The fallout from the collapse of Silicon Valley Bank — the 16th largest bank in the country up until Friday — is only just beginning and while pundits and scribes at better publications than this one dutifully debate why it happened and what comes next, we’re here to point out the hilarious resume of SVB Securities Chief Administrative Officer Joseph Gentile:
It’s worth noting — and in case you weren’t going to note it yourself, there’s a press release to note it for you — that SVB Securities was acquired in January 2019 by SVB Financial Group, the parent of Silicon Valley Bank, and has since “maintained its financial and operational independence and has operated largely autonomously as a standalone subsidiary.” So while it’s not directly in the eye of the shitstorm, it is part of the same landfill as the bank’s dumpster fire. The press release included a statement from SVB Securities CEO Jeff Leerink assuring clients and any lurking regulators that despite what happened to the bank, it’s business at usual at his unit: “We understand that the receivership of Silicon Valley Bank has caused concern among our clients and stakeholders. We want to assure you that SVB Securities is financially stable and will continue to operate as usual. We remain committed to providing the same level of high-quality products and services that our clients have come to expect from us.”
According to a news release SVB Financial Group pushed out today, they are exploring “strategic alternatives” for the subsidiaries (so, a sale):
SVB Financial Group (“SVBFG”) (NASDAQ: SIVB) announced today that its Board of Directors has appointed a restructuring committee consisting of five independent directors to explore strategic alternatives for the holding company and its SVB Capital and SVB Securities businesses, as well as its other assets and investments. Both of these businesses are separate divisions of SVBFG and not part of Silicon Valley Bank, which is undergoing resolution under the jurisdiction of the Federal Deposit Insurance Corporation (“FDIC”) and Federal Reserve.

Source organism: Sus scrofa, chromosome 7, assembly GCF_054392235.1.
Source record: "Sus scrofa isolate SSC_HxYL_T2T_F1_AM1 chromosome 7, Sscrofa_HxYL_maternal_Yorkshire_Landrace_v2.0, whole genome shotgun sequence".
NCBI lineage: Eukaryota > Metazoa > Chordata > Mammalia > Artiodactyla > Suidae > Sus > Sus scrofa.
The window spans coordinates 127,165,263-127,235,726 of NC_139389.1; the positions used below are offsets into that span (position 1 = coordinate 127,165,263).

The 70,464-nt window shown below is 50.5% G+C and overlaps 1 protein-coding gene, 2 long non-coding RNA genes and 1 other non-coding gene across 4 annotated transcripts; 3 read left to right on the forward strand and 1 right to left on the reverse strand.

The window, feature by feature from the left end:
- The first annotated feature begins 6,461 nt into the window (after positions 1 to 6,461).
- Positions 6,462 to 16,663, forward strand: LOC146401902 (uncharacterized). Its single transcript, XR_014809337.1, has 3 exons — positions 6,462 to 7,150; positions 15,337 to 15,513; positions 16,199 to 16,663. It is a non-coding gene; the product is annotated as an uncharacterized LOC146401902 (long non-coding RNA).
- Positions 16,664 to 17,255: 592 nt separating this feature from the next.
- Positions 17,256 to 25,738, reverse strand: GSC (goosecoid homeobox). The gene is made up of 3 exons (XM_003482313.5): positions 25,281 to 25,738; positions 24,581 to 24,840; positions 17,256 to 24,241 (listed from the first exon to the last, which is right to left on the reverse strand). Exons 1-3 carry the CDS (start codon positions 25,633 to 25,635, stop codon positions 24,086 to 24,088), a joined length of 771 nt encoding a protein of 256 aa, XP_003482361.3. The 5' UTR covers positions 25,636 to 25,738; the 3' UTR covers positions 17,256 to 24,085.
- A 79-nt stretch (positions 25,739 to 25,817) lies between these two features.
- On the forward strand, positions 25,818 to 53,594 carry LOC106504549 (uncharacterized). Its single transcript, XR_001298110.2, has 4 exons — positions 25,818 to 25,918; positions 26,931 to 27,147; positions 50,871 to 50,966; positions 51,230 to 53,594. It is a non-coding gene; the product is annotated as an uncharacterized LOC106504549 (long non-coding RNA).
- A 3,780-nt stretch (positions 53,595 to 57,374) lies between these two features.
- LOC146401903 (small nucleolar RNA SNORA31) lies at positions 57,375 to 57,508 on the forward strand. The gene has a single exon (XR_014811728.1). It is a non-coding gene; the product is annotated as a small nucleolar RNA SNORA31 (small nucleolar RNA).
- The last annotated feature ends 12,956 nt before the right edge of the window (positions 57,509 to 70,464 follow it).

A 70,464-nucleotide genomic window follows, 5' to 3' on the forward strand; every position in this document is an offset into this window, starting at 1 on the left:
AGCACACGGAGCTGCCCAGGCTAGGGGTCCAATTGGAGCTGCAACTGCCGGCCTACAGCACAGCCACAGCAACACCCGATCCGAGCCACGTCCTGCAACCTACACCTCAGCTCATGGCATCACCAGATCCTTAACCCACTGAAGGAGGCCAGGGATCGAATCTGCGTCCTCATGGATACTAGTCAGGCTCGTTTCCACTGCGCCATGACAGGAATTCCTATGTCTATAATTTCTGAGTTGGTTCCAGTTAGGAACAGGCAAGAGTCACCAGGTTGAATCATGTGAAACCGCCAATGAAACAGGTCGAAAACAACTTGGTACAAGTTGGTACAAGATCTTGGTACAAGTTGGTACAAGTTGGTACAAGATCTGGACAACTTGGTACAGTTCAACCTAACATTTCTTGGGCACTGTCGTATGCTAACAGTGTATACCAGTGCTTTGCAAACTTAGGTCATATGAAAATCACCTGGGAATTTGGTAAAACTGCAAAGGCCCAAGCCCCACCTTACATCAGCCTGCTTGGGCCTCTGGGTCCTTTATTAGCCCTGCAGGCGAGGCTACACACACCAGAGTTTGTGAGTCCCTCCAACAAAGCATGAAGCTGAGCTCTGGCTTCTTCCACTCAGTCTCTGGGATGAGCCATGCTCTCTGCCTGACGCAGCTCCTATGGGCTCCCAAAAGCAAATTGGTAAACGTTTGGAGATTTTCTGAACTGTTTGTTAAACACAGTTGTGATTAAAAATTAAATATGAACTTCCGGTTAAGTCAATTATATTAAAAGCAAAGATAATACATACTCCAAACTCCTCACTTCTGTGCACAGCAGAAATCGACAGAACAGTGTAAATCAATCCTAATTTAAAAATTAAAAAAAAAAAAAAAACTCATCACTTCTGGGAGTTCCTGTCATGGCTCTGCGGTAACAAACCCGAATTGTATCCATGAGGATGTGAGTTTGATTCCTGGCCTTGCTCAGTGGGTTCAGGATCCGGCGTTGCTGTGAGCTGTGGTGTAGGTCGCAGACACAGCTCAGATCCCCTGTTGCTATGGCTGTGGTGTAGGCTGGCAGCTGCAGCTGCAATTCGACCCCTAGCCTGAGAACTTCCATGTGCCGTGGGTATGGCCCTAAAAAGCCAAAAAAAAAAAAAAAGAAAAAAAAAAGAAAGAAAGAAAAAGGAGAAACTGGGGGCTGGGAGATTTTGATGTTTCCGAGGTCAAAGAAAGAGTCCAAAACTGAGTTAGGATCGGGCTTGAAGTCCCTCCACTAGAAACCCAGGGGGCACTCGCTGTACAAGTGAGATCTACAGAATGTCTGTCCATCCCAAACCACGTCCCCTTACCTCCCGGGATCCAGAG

SVB Securities has a strong client base and solid financial position, with a healthy balance sheet, significant excess net regulatory capital, and no outstanding debt, the release said. It advised on about $9 billion in M&A transactions last year, and had had a loss of $95 million on revenue of about $508 million in 2022, said Bloomberg. Bloomberg also reported on Saturday that Leerink and his team are seeking help to finance a potential management buyout of the business, as told to Bloomberg by a source that did not want to be identified.
Just wanted to clear things up since we’re all memeing this guy and laughing at him today. You can still laugh and point anyway.
KPMG has served as SVB auditor since 1994. Per Part II, Item 8 “Report of Independent Registered Public Accounting Firm” (SEC EDGAR link), KPMG issued an unqualified opinion two weeks before the bank failed.